This patch set is in pretty good shape, the only problem is that it's so big that no-one seems to have the time or courage to do the final touches and commit it. If we just focus on the functional dependencies part for now, I think we might get somewhere. I peeked at the MCV and histogram patches too, and I think they make total sense as well, and are a natural extension of the functional dependencies patch. So if we just focus on that for now, I don't think we will paint ourselves in the corner.

(more below)

On 09/14/2016 01:01 AM, Tomas Vondra wrote:
On 09/12/2016 04:08 PM, Dean Rasheed wrote:
Regarding the statistics themselves, I read the description of soft
functional dependencies, and I'm somewhat skeptical about that
algorithm. I don't like the arbitrary thresholds or the sudden jump
from independence to dependence and clause reduction. As others have
said, I think this should account for a continuous spectrum of
dependence from fully independent to fully dependent, and combine
clause selectivities in a way based on the degree of dependence. For
example, if you computed an estimate for the fraction 'f' of the
table's rows for which a -> b, then it might be reasonable to combine
the selectivities using

  P(a,b) = P(a) * (f + (1-f) * P(b))

Yeah, I agree that the thresholds resulting in sudden changes between
"dependent" and "not dependent" are annoying. The question is whether it
makes sense to fix that, though - the functional dependencies were meant
as the simplest form of statistics, allowing us to get the rest of the
infrastructure in.

I'm OK with replacing the true/false dependencies with a degree of
dependency between 0 and 1, but I'm a bit afraid it'll result in
complaints that the first patch got too large / complicated.

+1 for using a floating degree between 0 and 1, rather than a boolean.

It also contradicts the idea of using functional dependencies as a
low-overhead type of statistics, filtering the list of clauses that need
to be estimated using more expensive types of statistics (MCV lists,
histograms, ...). Switching to a degree of dependency would prevent
removal of "unnecessary" clauses.

That sounds OK to me, although I'm not deeply familiar with this patch yet.

Of course, having just a single number that tells you the columns are
correlated, tells you nothing about whether the clauses on those
columns are consistent with that correlation. For example, in the
following table

CREATE TABLE t(a int, b int);
INSERT INTO t SELECT x/10, ((x/10)*789)%100 FROM generate_series(0,999) g(x);

'b' is functionally dependent on 'a' (and vice versa), but if you
query the rows with a<50 and with b<50, those clauses behave
essentially independently, because they're not consistent with the
functional dependence between 'a' and 'b', so the best way to combine
their selectivities is just to multiply them, as we currently do.

So whilst it may be interesting to determine that 'b' is functionally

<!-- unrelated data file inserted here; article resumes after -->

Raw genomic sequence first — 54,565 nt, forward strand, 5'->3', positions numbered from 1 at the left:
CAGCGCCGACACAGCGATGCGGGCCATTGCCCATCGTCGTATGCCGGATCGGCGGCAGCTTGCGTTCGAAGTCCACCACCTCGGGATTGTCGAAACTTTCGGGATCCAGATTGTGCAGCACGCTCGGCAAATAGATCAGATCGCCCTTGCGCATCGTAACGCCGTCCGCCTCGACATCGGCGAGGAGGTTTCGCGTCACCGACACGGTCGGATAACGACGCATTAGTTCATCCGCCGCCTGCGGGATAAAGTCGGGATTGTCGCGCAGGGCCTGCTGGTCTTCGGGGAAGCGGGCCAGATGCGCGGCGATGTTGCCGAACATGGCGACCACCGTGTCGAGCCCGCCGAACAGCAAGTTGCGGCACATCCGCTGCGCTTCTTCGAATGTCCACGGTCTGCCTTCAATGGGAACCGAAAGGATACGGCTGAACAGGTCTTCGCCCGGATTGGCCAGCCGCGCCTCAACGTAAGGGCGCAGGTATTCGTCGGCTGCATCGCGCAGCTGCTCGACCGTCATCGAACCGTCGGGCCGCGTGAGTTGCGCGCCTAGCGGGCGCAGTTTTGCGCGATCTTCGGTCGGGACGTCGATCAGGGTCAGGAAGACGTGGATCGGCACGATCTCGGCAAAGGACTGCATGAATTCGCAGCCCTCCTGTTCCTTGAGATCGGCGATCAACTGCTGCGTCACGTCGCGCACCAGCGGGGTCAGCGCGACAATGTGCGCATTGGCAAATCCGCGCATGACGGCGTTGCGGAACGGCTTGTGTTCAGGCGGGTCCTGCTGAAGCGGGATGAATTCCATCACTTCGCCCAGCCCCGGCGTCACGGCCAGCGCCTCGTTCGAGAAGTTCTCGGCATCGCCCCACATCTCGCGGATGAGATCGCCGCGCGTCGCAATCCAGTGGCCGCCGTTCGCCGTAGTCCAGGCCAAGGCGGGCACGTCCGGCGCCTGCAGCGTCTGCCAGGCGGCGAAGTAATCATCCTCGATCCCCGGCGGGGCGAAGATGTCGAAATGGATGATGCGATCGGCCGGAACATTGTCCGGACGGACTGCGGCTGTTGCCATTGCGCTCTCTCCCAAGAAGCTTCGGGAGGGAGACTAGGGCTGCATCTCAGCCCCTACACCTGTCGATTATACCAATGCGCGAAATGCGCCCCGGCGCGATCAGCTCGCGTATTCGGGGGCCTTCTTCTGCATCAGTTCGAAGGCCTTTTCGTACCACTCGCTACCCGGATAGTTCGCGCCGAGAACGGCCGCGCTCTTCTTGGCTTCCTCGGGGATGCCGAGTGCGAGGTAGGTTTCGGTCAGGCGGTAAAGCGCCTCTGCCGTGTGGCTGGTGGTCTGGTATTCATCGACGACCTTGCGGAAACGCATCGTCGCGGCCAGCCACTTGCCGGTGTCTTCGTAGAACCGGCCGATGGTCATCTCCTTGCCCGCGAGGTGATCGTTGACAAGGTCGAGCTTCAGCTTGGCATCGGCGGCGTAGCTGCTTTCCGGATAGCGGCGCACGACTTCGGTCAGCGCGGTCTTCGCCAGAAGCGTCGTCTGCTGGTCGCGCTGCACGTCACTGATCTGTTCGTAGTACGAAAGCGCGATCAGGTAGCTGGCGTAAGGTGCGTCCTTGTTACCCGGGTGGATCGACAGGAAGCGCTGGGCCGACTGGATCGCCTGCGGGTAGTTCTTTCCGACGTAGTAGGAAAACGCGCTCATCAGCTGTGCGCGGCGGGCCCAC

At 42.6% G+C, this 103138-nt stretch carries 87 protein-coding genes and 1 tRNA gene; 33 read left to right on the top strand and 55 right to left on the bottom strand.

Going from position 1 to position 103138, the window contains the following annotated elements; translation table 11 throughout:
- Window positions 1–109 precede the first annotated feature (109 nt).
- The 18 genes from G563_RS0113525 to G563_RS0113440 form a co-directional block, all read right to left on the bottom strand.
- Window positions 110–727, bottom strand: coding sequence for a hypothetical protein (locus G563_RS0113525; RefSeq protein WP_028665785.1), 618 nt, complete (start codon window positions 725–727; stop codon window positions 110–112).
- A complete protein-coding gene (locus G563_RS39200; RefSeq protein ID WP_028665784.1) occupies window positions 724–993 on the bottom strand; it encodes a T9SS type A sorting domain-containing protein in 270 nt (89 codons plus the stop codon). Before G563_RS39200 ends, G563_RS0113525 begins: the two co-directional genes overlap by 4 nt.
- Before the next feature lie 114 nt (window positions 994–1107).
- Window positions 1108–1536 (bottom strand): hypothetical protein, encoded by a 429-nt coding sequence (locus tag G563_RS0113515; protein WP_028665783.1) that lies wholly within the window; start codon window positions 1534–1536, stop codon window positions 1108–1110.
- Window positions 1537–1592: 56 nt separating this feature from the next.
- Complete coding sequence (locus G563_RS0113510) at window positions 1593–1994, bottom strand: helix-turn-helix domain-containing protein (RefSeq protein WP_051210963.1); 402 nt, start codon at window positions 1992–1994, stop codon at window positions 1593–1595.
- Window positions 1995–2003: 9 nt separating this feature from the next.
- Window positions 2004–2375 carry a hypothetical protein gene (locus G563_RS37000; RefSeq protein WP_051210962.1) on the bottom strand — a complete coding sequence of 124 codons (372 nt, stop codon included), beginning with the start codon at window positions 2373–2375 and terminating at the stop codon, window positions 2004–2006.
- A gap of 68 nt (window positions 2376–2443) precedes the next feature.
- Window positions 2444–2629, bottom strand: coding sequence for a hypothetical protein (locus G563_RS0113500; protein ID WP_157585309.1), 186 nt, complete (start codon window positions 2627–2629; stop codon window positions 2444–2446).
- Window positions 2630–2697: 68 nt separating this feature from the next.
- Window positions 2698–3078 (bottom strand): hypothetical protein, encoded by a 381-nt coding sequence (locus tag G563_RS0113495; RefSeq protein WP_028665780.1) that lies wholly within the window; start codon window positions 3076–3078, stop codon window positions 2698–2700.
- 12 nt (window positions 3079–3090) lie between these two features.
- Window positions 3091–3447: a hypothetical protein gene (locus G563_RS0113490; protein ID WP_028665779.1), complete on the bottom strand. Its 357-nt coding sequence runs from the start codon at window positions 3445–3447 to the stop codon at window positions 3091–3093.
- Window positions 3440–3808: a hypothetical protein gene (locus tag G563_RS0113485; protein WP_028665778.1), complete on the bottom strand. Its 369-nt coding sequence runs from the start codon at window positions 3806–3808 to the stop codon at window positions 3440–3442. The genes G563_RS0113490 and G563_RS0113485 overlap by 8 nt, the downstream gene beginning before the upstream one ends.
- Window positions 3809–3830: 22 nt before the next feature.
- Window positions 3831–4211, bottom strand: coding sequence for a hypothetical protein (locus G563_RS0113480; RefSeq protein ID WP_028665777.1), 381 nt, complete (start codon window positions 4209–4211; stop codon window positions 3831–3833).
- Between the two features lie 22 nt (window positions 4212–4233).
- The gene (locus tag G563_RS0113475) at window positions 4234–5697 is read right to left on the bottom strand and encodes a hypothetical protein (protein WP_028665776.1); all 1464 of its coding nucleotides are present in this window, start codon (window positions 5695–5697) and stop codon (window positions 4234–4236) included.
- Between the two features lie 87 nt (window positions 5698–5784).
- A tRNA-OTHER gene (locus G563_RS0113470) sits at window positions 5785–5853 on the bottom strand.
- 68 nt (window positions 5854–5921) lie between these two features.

dependent on 'a', it's not obvious whether that fact by itself should
be used in the selectivity estimates. Perhaps it should, on the
grounds that it's best to attempt to use all the available
information, but only if there are no more detailed statistics
available. In any case, knowing that there is a correlation can be
used as an indicator that it may be worthwhile to build more detailed
multivariate statistics like a MCV list or a histogram on those

Right. IIRC this is actually described in the README as "incompatible
conditions". While implementing it, I concluded that this is OK and it's
up to the developer to decide whether the queries are compatible with
the "assumption of compatibility". But maybe this is reasoning is bogus
and makes (the current implementation of) functional dependencies
unusable in practice.

I think that's OK. It seems like a good assumption that the conditions are "compatible" with the functional dependency. For two reasons:

1) A query with compatible clauses is much more likely to occur in real life. Why would you run a query with an incompatible ZIP and city clauses?

2) If the conditions were in fact incompatible, the query is likely to return 0 rows, and will bail out very quickly, even if the estimates are way off and you choose a non-optimal plan. There are exceptions, of course: an index scan might be able to conclude that there are no rows much quicker than a seqscan, but as a general rule of thumb, a query that returns 0 rows isn't very sensitive to the chosen plan.

And of course, as long as we're not collecting these statistics automatically, if it doesn't work for your application, just don't collect them.

I fear that using "statistics" as the name of the new object might get a bit awkward. "statistics" is a plural, but we use it as the name of a single object, like "pants" or "scissors". Not sure I have any better ideas though. "estimator"? "statistics collection"? Or perhaps it should be singular, "statistic". I note that you actually called the system table "pg_mv_statistic", in singular.

I'm not a big fan of storing the stats as just a bytea blob, and having to use special functions to interpret it. By looking at the patch, it's not clear to me what we actually store for functional dependencies. A list of attribute numbers? Could we store them simply as an int[]? (I'm not a big fan of the hack in pg_statistic, that allows storing arrays of any data type in the same column, though. But for functional dependencies, I don't think we need that.)

Overall, this is going to be a great feature!

- Heikki

Sent via pgsql-hackers mailing list (
To make changes to your subscription:

Reply via email to